Changing Boreal Wildfire and Bark Beetle Outbreak: Implications for Ecosystems and People
The following is a report of my Master’s research. To view a recording of my full defense click here.
Across the North American boreal forest, warming temperature trends have led to increases in the frequency and severity of wildfire and spruce bark beetle outbreak. For example, studies suggest that, by the end of the 21st century, annual area burned in the North American boreal forest is likely to expand by 74 to 118 percent. On the Kenai Peninsula in south-central Alaska, a series of warmer than average summers led to an epidemic spruce bark beetle outbreak that extended over 1.2 million hectares, between 1990 and 2000, and killed an estimated 30 million trees per year.Increases in large-scale disturbance are likely to have very important impacts on northern ecosystems and society, including changes to the nature of post-disturbance forest regeneration, thawing permafrost, and damage to peoples’ homes.
Increases in large-scale disturbance are likely to have very important impacts on northern ecosystems and society, including changes to the nature of post-disturbance forest regeneration, thawing permafrost, and damage to peoples’ homes.
While changing warming is an important and relatively well studied driver of the changes that are occurring in boreal wildfire and spruce bark beetle outbreak, characteristics and processes of the system in which these disturbances act also have an important influence on their behavior. For example, studies conducted in the Rocky Mountains suggest that the occurrence of one type of disturbance can change the characteristics of other types. To develop a more comprehensive understanding of changing boreal disturbance regimes and their social and ecological implications I asked two questions.
- To what extent did the spruce bark beetle outbreak on the Kenai Peninsula, AK affect the probability of subsequent wildfire?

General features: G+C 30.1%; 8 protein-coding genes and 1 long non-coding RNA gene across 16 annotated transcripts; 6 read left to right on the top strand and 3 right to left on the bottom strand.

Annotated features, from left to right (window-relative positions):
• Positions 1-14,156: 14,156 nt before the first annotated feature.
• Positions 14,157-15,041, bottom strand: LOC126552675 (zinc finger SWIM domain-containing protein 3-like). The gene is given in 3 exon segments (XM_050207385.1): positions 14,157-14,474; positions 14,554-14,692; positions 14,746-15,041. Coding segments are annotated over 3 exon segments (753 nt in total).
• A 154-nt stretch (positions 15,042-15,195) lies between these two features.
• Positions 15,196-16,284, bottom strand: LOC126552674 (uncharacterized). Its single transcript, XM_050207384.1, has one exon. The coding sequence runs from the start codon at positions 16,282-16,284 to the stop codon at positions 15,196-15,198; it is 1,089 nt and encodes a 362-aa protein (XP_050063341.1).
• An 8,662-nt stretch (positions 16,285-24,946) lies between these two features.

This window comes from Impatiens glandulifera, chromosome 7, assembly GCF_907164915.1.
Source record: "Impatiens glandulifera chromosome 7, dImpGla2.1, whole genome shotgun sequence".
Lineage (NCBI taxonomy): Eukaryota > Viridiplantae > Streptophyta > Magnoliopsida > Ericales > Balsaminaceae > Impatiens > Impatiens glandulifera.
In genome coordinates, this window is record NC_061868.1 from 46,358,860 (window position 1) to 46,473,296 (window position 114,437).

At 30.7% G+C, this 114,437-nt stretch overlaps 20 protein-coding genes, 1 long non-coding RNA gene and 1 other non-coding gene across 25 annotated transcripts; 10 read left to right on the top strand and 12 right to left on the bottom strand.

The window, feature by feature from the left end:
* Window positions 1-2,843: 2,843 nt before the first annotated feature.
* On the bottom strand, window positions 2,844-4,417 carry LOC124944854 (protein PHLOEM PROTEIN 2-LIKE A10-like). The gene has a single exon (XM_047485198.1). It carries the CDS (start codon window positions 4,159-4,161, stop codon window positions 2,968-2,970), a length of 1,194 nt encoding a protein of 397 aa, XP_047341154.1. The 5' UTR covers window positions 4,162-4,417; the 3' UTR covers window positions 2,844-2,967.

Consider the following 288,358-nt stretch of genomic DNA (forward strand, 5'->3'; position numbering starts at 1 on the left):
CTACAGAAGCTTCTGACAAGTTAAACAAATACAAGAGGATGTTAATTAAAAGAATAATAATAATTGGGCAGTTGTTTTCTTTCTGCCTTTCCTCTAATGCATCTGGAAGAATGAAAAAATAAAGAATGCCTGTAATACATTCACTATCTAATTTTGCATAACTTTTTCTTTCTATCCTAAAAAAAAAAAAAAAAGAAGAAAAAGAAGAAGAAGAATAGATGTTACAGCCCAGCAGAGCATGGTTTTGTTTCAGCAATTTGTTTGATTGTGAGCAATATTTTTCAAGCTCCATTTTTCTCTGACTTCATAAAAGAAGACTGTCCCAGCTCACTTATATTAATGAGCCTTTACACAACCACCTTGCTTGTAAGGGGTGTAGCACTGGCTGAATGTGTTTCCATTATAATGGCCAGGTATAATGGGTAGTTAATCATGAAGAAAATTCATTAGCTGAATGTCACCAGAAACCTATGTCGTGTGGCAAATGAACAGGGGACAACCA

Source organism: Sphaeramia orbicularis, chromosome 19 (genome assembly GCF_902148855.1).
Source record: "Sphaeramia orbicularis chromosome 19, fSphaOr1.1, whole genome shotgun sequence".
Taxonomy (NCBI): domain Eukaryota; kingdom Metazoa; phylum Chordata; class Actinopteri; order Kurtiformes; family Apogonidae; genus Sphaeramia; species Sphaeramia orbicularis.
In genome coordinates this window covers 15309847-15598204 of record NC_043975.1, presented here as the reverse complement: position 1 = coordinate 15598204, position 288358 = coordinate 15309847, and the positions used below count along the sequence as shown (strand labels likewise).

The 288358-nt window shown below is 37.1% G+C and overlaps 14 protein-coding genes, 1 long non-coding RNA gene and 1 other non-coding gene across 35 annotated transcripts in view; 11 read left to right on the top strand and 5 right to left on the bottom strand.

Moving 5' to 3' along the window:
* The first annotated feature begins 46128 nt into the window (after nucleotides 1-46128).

- How did the spruce bark beetle outbreak and wildfire affect human wellbeing in exurban areas of the Kenai Peninsula, as measured by their effects on property values?
Using geo-spatial data I developed regression models to address both these questions. I found some pretty interesting things. First, the ecological impacts of the spruce bark beetle outbreak didincrease the probability of subsequent large wildfire (>500 ha), but not small wildfires. These were predominately controlled by human activity, instead of the beetle outbreak. I hypothesize two factors contribute to the increase in large wildfire probability. First, following the bark beetle outbreak there has been a significant increase in surface fuel loads on the Kenai Peninsula. Surface fuels are an important contributor to wildfire probability. Secondly, it has been shown in British Columbia, Canada that forest surface temperatures are higher in bark beetle-affected stands as compared to non-affected stands. On the Kenai Peninsula, the bark beetle outbreak may have further amplified the effects of a warming climate on boreal wildfire. However, the most important take-away message from these results is that understanding how warming temperature trends will influence boreal wildfire and bark beetle outbreak will require accounting for confounding system-specific factors, such as the occurrence of other disturbances and the influence of human behavior.
Because the action of people played such an important role in mediating interactions between bark beetle outbreak and wildfire, I also evaluated how both disturbances affected people, as measured by the disturbances’ effects on property values. It is likely that how people perceive these disturbances, affects their behavior as it relates to the potential for future disturbance probability. I found that, most often, the occurrence of spruce bark beetle outbreak and wildfire increased the property values of homes located nearby. At first, this is counter-intuitive. However, when one considers the context of the Kenai Peninsula, it begins to make sense. Before the occurrence of a disturbance, people’s views from their homes were obscured by dense forest. After the disturbance, views of Cooke Inlet and the mountains beyond emerge. It appears the benefits of an aesthetically-pleasing view outweigh the costs of fire and bark beetle outbreak.
While this finding is specific to the Kenai Peninsula, as views of Cooke Inlet are not found everywhere, the results of this study do raise some important points. For example, people do not necessarily perceive the consequences of wildfires and bark beetle outbreak negatively. Instead, they seem to form their viewpoints based on weighing the tradeoffs between costs associated with disturbances and their benefits. Understanding how people come to perceive wildfire and bark beetle outbreak could yield really valuable management insight. Understanding peoples’ perceptions, and shaping management strategies accordingly, could help us bolster public support for implementing new tools that effectively balance the integral ecological role disturbance often plays with public safety.
Photos courtesy of Ann Olsson, Winslow Hansen, and Climate.org
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